What Is Known on This Topic?
Tuberculosis can have varied presentations and can involve any part of the body. Anterior mediastinal masses are usually thymoma, lymphoma, and germ cell tumours.

What Does This Add?
Being a treatable condition with good outcome, it should be considered as one of the differential diagnoses of mediastinal masses. This is very important in view of rising incidence of tuberculosis with ongoing AIDS epidemic.


The paper is the authors’ own original work and has not been published or is not being considered for publication elsewhere.


  1. D. C. Strollo, M. L. Rosado de Christenson, and J. R. Jett, “Primary mediastinal tumors. Part 1: tumors of the anterior mediastinum,” Chest, vol. 112, no. 2, pp. 511–522, 1997. View at Google Scholar · View at Scopus
  2. D. C. Strollo, M. L. Rosado-de-Christenson, and J. R. Jett, “Primary mediastinal tumors. Part II: tumors of the middle and posterior mediastinum,” Chest, vol. 112, no. 5, pp. 1344–1357, 1997. View at Google Scholar · View at Scopus
  3. H. Y. Kim, K. S. Song, J. M. Goo, J. S. Lee, K. S. Lee, and T. H. Lim, “Thoracic sequelae and complications of tuberculosis,” Radiographics, vol. 21, no. 4, pp. 839–860, 2001. View at Google Scholar · View at Scopus
  4. D. A. De Ugarte, N. L. Shapiro, and H. L. Williams, “Tuberculous mediastinal mass presenting with stridor in a 3-month-old child,” Journal of Pediatric Surgery, vol. 38, no. 4, pp. 624–625, 2003. View at Publisher · View at Google Scholar · View at PubMed · View at Scopus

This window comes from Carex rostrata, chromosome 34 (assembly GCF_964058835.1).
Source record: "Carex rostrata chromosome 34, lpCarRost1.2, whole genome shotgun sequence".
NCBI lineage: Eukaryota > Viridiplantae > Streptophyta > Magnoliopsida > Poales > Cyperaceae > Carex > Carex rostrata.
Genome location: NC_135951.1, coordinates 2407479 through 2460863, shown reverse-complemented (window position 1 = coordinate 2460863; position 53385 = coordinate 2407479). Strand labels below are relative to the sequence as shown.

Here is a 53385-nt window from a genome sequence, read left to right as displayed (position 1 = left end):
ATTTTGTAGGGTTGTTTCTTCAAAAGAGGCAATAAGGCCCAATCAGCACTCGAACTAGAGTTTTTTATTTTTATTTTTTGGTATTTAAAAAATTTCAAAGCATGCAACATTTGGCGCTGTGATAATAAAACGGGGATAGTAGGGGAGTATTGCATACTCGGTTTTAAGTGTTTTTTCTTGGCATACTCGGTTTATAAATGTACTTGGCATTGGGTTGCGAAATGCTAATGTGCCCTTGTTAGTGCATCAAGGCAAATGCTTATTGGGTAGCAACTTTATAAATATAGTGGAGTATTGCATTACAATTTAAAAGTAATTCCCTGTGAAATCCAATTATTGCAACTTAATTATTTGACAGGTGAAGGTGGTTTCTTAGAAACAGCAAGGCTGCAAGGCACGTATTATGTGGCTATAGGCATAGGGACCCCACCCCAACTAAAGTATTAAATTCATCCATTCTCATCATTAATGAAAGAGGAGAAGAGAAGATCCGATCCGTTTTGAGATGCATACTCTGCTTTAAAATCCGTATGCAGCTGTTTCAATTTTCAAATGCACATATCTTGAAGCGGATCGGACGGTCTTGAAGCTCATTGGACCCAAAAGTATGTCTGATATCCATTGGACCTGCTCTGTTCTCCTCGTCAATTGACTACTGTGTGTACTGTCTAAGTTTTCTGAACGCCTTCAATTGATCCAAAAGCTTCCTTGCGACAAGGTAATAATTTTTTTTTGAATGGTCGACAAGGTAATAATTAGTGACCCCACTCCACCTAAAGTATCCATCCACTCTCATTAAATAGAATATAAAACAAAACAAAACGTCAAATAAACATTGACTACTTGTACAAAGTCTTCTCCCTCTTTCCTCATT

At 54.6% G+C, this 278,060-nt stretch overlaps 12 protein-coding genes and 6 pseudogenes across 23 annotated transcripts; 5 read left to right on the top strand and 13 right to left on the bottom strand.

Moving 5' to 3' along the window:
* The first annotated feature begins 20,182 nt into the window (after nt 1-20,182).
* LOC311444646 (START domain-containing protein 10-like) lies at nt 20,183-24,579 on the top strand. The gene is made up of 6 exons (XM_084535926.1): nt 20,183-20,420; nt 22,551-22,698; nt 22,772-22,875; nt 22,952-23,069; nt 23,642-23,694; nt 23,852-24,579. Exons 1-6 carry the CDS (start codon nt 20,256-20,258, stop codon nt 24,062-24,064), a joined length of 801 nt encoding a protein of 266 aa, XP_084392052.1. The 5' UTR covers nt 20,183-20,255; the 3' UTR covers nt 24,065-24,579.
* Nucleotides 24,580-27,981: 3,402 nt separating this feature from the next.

5. F. P. Hadlock, S. K. Park, R. J. Awe, and M. Rivera, “Unusual radiographic findings in adult pulmonary tuberculosis,” American Journal of Roentgenology, vol. 134, no. 5, pp. 1015–1018, 1980. View at Google Scholar · View at Scopus
  6. M. Maeder, P. Ammann, H. Rickli, and O. D. Schoch, “Fever and night sweats in a 22-year-old man with a mediastinal mass involving the heart,” Chest, vol. 124, no. 5, pp. 2006–2009, 2003. View at Publisher · View at Google Scholar · View at Scopus
  7. L. E. Quint, “Imaging of anterior mediastinal masses,” Cancer Imaging, vol. 7, pp. S56–S62, 2007. View at Publisher · View at Google Scholar · View at PubMed · View at Scopus
  8. J. Tscheikuna and P. Suttinont, “Is cytology necessary in diagnosis of mediastinal mass?” Journal of the Medical Association of Thailand, vol. 92, pp. S24–S29, 2009. View at Google Scholar · View at Scopus
  9. S. Z. Ali and Y. S. Erozan, “Thymoma: cytopathologic features and differential diagnosis on fine needle aspiration,” Acta Cytologica, vol. 42, no. 4, pp. 845–854, 1998. View at Google Scholar · View at Scopus
  10. R. Prasad, “Current MDR status,” Indian Journal of Tuberculosis, vol. 52, pp. 121–131, 2005. View at Google Scholar